Privacy Concerns About BLU Handsets Prompt Temporary Amazon Sales Ban

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Privacy Concerns About BLU Handsets Prompt Temporary Amazon Sales Ban

There smartphone market is crowded with handset makers that have small user bases and usually fail to attract much attention. But a small vendor named BLU Products attracted the wrong kind of attention recently, after security firm Kryptowire demonstrated how an application running on its devices could be collecting data and sending it to China. Soon after, Amazon, which has been a critical BLU marketing partner, responded by temporarily suspending sales of its smartphones. BLU responded to Amazon's action by denying it has done anything wrong. Now BLU is trying to reassure customers who may have shied away from the company's handsets. This  slideshow will describe origins of the Amazon-BLU dispute.

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Who Is BLU, Anyway?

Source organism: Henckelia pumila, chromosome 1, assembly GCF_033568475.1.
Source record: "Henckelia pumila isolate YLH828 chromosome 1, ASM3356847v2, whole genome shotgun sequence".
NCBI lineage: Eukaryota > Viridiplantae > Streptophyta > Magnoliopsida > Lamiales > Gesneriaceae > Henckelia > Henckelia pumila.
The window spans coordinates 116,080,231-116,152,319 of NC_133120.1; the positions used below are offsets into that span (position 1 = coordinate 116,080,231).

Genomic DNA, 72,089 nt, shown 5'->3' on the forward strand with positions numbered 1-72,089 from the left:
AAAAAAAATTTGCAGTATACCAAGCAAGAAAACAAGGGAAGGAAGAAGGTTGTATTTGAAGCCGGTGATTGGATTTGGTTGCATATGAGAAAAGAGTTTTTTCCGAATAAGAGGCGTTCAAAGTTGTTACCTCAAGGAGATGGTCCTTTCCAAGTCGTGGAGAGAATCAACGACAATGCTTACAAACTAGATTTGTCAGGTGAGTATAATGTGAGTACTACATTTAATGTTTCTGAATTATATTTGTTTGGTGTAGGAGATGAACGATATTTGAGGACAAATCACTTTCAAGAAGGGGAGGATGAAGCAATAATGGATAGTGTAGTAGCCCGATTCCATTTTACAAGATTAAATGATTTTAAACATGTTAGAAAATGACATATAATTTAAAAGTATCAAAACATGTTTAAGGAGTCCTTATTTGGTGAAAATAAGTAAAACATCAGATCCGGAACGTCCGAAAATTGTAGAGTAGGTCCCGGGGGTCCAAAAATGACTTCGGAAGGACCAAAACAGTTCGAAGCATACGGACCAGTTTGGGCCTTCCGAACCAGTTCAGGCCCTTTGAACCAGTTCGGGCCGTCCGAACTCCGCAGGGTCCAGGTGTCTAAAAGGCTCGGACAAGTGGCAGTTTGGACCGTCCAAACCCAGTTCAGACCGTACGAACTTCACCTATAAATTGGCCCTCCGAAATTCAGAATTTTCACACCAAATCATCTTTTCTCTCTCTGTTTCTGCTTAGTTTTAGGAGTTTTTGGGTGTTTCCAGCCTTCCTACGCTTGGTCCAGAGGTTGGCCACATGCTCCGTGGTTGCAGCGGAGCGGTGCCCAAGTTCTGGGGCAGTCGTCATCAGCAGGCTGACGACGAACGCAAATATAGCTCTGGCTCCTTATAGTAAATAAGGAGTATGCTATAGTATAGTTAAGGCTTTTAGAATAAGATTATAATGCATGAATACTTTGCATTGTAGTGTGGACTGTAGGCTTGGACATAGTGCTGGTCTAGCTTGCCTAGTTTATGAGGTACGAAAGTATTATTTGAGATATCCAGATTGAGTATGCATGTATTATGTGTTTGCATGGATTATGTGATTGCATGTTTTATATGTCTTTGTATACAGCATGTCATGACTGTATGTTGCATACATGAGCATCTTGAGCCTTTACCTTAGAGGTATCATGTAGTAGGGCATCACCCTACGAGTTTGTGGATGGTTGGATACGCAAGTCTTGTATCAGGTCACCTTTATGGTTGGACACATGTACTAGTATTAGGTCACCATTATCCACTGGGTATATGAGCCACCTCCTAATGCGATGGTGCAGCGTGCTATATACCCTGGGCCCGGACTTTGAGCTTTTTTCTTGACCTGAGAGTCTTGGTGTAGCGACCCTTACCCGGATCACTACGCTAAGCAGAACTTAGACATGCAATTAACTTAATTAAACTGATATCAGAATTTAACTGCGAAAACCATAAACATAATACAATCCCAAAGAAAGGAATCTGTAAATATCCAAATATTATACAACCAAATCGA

BLU is a small American smartphone maker based in Miami, Fla.. The Latin-owned company founded by Brazilian entrepreneur Samuel Ohev-Zion, sells several different devices, all with varied designs and price levels. However, generally speaking, BLU has built its brand on affordable devices that in some cases, cost around $50 or $60 and are marketed widely to Latin communities in the U.S. and abroad.  

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The Amazon Marketplace How Important Is Amazon to BLU?

Amazon is critical to BLU’s business. Last year, for instance, BLU was part of Amazon’s Prime Exclusive Phones program, which helped Amazon build out its mobile offering and enabled BLU to get some much-needed attention on the giant online marketplace. BLU has also proven to be one of the most popular smartphone makers on Amazon. BLU's Advance 5.0 was recently the third-most-popular handset for sale on the site.

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Kryptowire Studies BLU Handsets